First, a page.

Questions about insulating my garage,...


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Old 01-08-10, 12:52 AM
C
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Questions about insulating my garage,...

I have a very big 2 car garage with a loft. Actually its a 3 car garage. About 750+sf.

I read somewhere that im in a zone where R-49 is needed for the roof of the garage. R-49? Really? I was thinking R-30 at the most. Does it REALLY make that much of a difference?

I also found the page online where this guy said that merely insulatiing the roof alone makes that much of a difference. He used R-11 for his roof. He said before the insulation his kero heater of 23,000btu's per hour would increase the temp by 3 - 4deg. After insulating there was an increase of 20 - 25deg! With R-11.

Now I know im not going to use R-11. I want R-30. If R-11 was able to increase by that much R-30 should be just fine right?!?!

About vapor barriers,... or kraft faced insulation,.... it suppose to face the heated room right?

Thanks in advance. Beer 4U2
 
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Old 01-08-10, 05:09 AM
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"About vapor barriers,... or kraft faced insulation,.... it suppose to face the heated room right?"
It's supposed to be a continous layer just above the sheetrock, but if it is not there. like a layer of plastic, then a Kraft faced insulation layed with Kraft to the warm side will provide some protection. That assumes there are no holes/keaks in the air barrier (the sheetrock).
Now, let's look at the numbers. A ceiling with no insulation would be a combination of plain sheetrock and some beams, let's use an average of R=2. Now add a layer of R=11 for a new total average of R=12. The wood did not get improved, just the cavity. You would now be losing 1/6th of the heat through the ceiling as with no insulation. Really rough numbers. So the first layer of insulation does have a large effect. Now add another layer of R=11 and you will only reduce the heat loss by 1/2 over the first layer of insulation. Going with R=30 would be a huge improvement over nothing, so why R=49? The amount of recommended insulation is based upon the cost of fuel and some reasonable time for payback. If you could put $100 in the bank and every year they would give you $50 back, that would be a very good investment. But, if they would only give you $2 back, and remember they are keeping the original $100, then that would be a very poor investment. Somewhere in between is the R=49.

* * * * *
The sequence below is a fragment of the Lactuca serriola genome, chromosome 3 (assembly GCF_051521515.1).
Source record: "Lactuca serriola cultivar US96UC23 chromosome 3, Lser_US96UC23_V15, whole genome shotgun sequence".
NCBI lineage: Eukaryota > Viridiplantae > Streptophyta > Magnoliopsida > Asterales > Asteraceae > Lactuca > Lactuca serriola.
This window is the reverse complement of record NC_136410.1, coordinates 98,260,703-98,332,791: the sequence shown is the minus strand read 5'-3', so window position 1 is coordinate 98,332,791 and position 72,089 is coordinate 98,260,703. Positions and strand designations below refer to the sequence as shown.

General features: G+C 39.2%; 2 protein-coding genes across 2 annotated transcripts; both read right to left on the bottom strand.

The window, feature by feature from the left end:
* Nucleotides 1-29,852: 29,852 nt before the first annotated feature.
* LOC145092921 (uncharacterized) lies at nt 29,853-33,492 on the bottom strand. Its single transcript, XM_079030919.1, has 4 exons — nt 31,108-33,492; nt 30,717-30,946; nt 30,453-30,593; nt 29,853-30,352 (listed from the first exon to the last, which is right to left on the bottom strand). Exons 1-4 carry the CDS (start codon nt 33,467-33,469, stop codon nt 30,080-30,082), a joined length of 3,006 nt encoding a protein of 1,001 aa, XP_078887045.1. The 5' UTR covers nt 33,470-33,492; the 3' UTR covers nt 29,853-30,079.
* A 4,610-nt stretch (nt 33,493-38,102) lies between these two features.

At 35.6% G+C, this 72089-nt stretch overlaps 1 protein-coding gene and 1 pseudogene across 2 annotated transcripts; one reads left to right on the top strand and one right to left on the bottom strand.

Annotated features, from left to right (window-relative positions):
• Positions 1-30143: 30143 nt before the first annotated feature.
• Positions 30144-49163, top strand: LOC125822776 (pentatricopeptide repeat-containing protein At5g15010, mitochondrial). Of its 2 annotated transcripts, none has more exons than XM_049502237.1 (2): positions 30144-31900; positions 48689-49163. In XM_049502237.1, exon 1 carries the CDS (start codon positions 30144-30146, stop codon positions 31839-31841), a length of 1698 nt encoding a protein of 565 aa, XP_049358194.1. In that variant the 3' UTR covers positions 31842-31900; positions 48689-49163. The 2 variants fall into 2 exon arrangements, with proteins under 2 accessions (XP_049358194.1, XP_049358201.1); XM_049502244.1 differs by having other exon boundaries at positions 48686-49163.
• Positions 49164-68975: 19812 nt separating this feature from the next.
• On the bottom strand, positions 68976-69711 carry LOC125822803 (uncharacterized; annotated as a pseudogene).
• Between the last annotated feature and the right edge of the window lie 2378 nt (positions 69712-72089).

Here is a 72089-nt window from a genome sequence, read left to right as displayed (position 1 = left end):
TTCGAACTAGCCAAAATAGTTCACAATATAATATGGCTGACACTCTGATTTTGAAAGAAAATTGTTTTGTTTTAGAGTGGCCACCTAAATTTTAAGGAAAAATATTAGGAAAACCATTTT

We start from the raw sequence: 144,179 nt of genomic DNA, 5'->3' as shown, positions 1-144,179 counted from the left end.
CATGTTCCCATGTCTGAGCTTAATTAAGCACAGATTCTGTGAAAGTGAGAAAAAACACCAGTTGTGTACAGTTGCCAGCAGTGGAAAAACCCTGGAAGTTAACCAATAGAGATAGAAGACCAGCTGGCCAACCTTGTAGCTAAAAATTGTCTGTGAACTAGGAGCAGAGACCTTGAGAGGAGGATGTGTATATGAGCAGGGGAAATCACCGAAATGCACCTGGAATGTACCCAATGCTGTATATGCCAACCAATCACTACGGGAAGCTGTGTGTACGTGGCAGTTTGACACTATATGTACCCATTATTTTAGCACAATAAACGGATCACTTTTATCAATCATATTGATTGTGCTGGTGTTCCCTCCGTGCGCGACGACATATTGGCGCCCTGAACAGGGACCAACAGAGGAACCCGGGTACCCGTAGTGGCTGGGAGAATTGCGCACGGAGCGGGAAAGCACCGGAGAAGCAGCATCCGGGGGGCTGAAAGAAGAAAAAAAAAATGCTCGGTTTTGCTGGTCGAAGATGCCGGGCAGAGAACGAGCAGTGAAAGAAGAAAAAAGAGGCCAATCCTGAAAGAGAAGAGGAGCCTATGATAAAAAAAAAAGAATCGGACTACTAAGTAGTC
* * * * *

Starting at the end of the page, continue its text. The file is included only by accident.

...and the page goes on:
In your case, this is a garage. What temp it will be, how good the doors are, the walls, all must be considered. Plus tomorrows cost of fuel. If you remember the last big run-up in prices, they didn't give us a whole lot of notice. If you are going to close thing in so adding more would be difficult, then go as high as possible. R=30 is not bad, but there may be more to save depending on other factors.

Bud
 
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Old 01-08-10, 07:18 AM
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Ok I understand. Thanks for the explaination.
 
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Old 01-08-10, 01:12 PM
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..also the odds are you won't heat or cool the garage space as you would the living space of your home so how well you insulate isn't as critical as it would be on the inside of the home.
 
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Old 01-08-10, 06:40 PM
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Your heating dollars: walls- 21% leaks- 25% doors- 3% floor- 6% roof- 12% wind- 19% duct leaks- 14% ColoradoENERGY.org - R-Value Table Roof Insulation and Diminishing Returns http://www.anchorinsulation.com/pdfs...insulation.pdf
There is also v.b. primer paint for over the drywall texture if using unfaced insulation.
Be safe, Gary
 
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Old 01-09-10, 08:50 PM
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That is true. It is a garage and not a house. I will be in there a lot though. But I definitely wont be heating is as well as the house. I just want it to be some what comfortable. I can deal with working in there with jeans and a long sleeve sweat shirt. Wearing warm clothes is dirt cheap. But right now its like 15deg out and I can even finishing some framing work because its that cold in there. Wearing 2 - 3 layers of clothing.

Now there is a sale on R-30 unfaced insulation in my area. its like $10 for about 31sf. If I got that and used a plastic sheet as a vapor barrier would that be suffice? And what is this VB primer paint?
 
 

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